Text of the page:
This study of Jane Austen’s afterlife finds the Regency author on water-skis. An introduction to the major, the course aims at formal analyses of the novel form, queries the concept of fiction, and presents the rudiments of literary theory. The student must be prepared to sample unpardonably callow adaptations of adaptations of adaptations. Beware: common side effects may include Darcymania, zombification, fandom, and queer theory. To be sure, we will be reading Austen meticulously; our other authors closely, but more quickly and in greater bulk. Of concern will be contemporary reworkings of Austen: her screen adaptations, her commodification, and the many parodic uses to which her fictions have been put, online and off. Readings will likely include Austen’s juvenilia, at least three of the six major novels, Bridget Jones’s Diary, an offering from Quirk Press, Lost in Austen, a squat volume of mass-marketed pulpy filth, and several amateur slash efforts.

Section 003 - Fictions of Anxiety
TR 330-445 (New Cabell 338)
Instructor: Lara Musser

This course looks at the way fiction continues to be used as a vessel for parsing anxieties of science, “progress”, and the shifting boundaries of how we define “humanness”. We trace an arc from Frankenstein to present-day dystopian lit. We question fiction’s efficacy as a moral “thought-experiment”, the limits of the scientific imagination, and what stakes arise in deciding who or what is alive.

Section 004 - Apocalypse Soon: Fins of Siècles
TR 930-1045 (Bryan 310)
Instructor: Sarah Berkowitz

When centuries draw to their close, readers and writers tend to get anxious. We look at anxious authors anticipating end of days (or perhaps just the end of an era), and consider how culture reflects the geists of our zeit. By looking at the novels and films of the end of the last two centuries, we will ask how does culture reflect our anxieties, and how does it help us transcend them?

ENLT 2547 - Black Writers in America

Section 001 - Black Women Writers
TR 800-915 (Nau 142)
Instructor: Lisa Woolfork

This seminar uses Black women’s writings from mid-century to the present to introduce new English majors to important concepts in literary analysis. To better understand genre, themes, and assorted literary conventions, we will focus closely on a range of literary styles.  We will also consider patterns of representation established in the 1950s and watch how they develop, disintegrate, or evolve into the present day.  Do certain issues or themes remain important in Black women’s writing of the last fifty years?  How has the literature adapted in response to specific cultural or historical moments?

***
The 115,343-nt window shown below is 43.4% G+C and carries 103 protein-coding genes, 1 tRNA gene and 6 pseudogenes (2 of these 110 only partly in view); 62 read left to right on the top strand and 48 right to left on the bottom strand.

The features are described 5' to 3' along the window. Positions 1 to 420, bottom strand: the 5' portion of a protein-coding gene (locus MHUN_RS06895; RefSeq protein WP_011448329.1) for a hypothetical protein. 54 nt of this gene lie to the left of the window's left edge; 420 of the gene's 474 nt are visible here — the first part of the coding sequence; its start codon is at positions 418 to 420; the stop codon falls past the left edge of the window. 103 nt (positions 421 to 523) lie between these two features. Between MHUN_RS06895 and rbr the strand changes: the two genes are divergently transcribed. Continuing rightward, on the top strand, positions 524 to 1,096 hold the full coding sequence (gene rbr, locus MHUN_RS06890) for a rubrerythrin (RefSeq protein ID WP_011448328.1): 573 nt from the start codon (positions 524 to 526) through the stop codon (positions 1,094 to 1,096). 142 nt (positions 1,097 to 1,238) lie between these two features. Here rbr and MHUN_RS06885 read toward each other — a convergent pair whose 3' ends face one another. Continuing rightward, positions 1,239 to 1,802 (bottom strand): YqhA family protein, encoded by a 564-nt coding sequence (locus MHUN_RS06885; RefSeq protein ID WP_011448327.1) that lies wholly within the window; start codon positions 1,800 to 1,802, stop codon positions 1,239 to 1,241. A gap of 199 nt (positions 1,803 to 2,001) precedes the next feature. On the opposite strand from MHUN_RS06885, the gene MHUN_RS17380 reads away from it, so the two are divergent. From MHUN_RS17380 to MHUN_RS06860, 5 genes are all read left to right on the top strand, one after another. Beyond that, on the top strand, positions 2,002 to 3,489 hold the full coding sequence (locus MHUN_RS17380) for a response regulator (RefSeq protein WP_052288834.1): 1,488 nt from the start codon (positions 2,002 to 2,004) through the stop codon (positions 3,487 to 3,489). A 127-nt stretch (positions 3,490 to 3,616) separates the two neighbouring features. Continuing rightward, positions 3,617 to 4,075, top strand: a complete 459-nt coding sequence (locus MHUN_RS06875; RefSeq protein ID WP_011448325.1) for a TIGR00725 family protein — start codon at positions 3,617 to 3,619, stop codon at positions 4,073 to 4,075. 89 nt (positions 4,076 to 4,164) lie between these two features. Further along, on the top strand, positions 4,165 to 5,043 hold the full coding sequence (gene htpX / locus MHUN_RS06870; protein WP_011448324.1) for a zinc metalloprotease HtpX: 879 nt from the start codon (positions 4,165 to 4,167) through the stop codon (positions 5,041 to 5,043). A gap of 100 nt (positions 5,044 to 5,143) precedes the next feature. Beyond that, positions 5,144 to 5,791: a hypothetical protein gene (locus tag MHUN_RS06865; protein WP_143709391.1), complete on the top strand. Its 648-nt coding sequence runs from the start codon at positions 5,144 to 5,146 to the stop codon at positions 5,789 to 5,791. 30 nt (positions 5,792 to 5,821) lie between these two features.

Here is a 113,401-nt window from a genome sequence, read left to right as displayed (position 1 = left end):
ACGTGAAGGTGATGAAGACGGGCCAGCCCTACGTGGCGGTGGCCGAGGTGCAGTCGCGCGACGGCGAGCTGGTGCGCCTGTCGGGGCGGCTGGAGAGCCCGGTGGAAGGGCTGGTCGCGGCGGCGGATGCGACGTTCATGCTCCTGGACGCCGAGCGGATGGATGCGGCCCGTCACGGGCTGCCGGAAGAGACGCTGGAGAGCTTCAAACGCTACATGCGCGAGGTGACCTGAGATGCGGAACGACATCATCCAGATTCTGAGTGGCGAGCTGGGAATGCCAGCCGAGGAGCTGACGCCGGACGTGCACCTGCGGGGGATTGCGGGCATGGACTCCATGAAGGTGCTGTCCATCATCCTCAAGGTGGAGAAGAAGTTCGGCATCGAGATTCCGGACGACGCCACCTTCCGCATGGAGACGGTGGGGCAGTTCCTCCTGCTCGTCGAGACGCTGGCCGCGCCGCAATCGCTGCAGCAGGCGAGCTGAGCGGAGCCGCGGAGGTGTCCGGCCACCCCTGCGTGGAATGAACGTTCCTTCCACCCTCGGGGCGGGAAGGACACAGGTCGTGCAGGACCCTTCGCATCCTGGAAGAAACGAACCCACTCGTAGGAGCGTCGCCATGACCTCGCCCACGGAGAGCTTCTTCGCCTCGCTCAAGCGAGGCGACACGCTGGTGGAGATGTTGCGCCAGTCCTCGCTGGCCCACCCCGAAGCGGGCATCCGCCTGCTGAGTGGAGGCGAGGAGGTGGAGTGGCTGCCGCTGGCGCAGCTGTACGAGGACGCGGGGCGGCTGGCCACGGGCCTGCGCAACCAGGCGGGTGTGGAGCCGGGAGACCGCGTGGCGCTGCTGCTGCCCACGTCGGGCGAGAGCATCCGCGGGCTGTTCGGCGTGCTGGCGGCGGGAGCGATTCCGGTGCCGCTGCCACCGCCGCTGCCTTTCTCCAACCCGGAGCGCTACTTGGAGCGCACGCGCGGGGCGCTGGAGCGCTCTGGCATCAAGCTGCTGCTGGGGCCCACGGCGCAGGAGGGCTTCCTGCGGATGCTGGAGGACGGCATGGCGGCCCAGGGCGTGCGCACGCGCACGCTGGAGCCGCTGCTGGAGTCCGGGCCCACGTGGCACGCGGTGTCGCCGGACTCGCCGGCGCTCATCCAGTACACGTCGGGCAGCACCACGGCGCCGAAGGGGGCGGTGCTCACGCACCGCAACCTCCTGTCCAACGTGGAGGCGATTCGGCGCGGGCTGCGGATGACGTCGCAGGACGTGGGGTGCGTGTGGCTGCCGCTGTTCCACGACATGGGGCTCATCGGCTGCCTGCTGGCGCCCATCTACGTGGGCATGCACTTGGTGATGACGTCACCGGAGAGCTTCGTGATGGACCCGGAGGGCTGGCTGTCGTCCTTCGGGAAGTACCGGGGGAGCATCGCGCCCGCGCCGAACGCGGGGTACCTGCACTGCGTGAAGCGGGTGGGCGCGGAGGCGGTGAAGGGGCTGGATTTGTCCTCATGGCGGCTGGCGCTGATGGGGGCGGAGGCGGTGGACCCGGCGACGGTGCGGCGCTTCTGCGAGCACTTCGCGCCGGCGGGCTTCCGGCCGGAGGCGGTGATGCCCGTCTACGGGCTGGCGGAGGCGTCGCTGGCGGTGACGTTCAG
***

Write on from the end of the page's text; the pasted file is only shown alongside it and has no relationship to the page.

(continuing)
ENLT 2548 - Contemporary Literature

Section 001 - Lyric in Contemporary Literature and Music
TR 330-445 (New Cabell 395)
Instructor: Caleb Agnew

This class will attempt to define the contours of lyric poetry in the Twenty-First Century, paying atttention both to major contemporary poets in the academic landscape and to critically-acclaimed popular musical artists. We will open a dialogue about the perceived difficulties of contemporary written poetry against the perceived accessibility of major musical artists, engaging with one artist's volume or album per week in chronological order.

ENLT 2550 - Shakespeare

Section 002
TR 930-1045 (Bryan 330)
Instructor: Dan Kinney

Reading one play a week, we will survey the shapes of Shakespearean creation and the way they reshape and reflect on Creation as given and preached, on shared meanings as studied and lived. How important are genres and source-texts for filtering and framing Shakespeare's own understandings? How does Shakespeare the poet and playwright position his worlds in relation to outside reality?  Class requirements: Lively participation including occasional email responses, one short and one longer essay, and a final exam.